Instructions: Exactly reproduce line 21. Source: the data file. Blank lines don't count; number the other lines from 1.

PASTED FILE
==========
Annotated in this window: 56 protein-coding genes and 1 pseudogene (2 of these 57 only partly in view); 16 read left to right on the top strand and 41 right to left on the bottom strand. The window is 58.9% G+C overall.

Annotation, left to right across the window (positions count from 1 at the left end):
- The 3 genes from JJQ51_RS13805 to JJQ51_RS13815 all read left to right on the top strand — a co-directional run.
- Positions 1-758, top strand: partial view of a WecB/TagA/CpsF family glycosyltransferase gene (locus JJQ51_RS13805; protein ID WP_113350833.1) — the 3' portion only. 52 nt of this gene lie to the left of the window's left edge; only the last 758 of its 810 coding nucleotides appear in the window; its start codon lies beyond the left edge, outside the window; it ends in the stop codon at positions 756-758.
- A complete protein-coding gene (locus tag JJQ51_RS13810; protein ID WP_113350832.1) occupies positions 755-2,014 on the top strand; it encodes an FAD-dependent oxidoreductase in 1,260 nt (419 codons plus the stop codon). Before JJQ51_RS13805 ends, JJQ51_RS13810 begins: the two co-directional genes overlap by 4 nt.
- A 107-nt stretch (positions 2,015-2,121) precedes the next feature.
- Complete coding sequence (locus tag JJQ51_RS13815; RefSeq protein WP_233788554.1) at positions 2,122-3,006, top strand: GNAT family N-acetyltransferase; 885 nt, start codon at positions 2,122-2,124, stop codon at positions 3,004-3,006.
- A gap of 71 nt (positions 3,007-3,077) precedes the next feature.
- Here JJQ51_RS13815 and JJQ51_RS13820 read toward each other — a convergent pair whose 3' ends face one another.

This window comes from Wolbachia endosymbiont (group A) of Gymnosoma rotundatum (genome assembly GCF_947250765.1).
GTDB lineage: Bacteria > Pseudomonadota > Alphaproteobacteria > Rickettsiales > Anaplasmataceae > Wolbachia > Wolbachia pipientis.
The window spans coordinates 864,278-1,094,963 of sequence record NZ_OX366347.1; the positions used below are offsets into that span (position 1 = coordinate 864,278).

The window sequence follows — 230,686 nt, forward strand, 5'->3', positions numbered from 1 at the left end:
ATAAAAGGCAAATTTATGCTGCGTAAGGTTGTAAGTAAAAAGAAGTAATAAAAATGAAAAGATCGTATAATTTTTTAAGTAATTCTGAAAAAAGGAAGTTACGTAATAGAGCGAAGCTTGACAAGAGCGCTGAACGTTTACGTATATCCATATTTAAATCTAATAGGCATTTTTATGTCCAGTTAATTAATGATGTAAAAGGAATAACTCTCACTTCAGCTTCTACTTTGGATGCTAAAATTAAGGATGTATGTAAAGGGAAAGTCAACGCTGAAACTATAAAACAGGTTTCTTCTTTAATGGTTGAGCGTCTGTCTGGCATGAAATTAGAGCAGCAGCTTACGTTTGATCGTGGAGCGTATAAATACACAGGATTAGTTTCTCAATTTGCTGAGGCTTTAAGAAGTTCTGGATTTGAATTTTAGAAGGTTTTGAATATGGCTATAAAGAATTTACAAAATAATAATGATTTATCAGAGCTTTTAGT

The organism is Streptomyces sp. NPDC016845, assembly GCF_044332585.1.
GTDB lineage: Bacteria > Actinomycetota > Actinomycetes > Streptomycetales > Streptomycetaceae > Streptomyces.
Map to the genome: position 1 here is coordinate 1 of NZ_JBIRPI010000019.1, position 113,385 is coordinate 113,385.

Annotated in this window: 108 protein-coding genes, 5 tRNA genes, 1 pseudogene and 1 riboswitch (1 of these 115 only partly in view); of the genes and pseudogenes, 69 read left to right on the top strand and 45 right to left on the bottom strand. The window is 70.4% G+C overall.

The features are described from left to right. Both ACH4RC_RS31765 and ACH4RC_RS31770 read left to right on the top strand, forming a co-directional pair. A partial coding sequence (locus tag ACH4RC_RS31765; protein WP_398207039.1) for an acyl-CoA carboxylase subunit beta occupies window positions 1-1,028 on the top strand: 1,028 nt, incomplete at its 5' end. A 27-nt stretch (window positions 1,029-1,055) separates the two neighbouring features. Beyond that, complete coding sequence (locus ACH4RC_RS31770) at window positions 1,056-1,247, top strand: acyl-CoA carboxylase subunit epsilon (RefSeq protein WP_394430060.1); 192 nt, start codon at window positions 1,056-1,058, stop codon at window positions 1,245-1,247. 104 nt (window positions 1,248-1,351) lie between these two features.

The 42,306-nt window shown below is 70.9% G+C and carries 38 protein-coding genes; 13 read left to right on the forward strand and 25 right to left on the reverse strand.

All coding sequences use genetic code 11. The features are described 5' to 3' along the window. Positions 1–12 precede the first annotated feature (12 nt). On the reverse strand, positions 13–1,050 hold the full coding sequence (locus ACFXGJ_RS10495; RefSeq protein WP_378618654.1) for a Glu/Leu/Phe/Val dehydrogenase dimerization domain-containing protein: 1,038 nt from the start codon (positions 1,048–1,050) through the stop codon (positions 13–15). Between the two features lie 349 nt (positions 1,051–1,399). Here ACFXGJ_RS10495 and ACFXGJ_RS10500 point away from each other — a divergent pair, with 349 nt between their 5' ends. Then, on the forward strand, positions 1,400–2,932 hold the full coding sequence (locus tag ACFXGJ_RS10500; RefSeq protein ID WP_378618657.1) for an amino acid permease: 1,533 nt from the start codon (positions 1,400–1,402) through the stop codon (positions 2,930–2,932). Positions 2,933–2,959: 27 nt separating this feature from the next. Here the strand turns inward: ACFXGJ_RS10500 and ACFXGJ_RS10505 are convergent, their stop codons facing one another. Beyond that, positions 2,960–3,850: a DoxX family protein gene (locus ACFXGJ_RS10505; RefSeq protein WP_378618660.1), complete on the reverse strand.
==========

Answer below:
All coding sequences use genetic code 11. The features are described 5' to 3' along the window. Positions 1–12 precede the first annotated feature (12 nt). On the reverse strand, positions 13–1,050 hold the full coding sequence (locus ACFXGJ_RS10495; RefSeq protein WP_378618654.1) for a Glu/Leu/Phe/Val dehydrogenase dimerization domain-containing protein: 1,038 nt from the start codon (positions 1,048–1,050) through the stop codon (positions 13–15). Between the two features lie 349 nt (positions 1,051–1,399). Here ACFXGJ_RS10495 and ACFXGJ_RS10500 point away from each other — a divergent pair, with 349 nt between their 5' ends. Then, on the forward strand, positions 1,400–2,932 hold the full coding sequence (locus tag ACFXGJ_RS10500; RefSeq protein ID WP_378618657.1) for an amino acid permease: 1,533 nt from the start codon (positions 1,400–1,402) through the stop codon (positions 2,930–2,932). Positions 2,933–2,959: 27 nt separating this feature from the next. Here the strand turns inward: ACFXGJ_RS10500 and ACFXGJ_RS10505 are convergent, their stop codons facing one another. Beyond that, positions 2,960–3,850: a DoxX family protein gene (locus ACFXGJ_RS10505; RefSeq protein WP_378618660.1), complete on the reverse strand.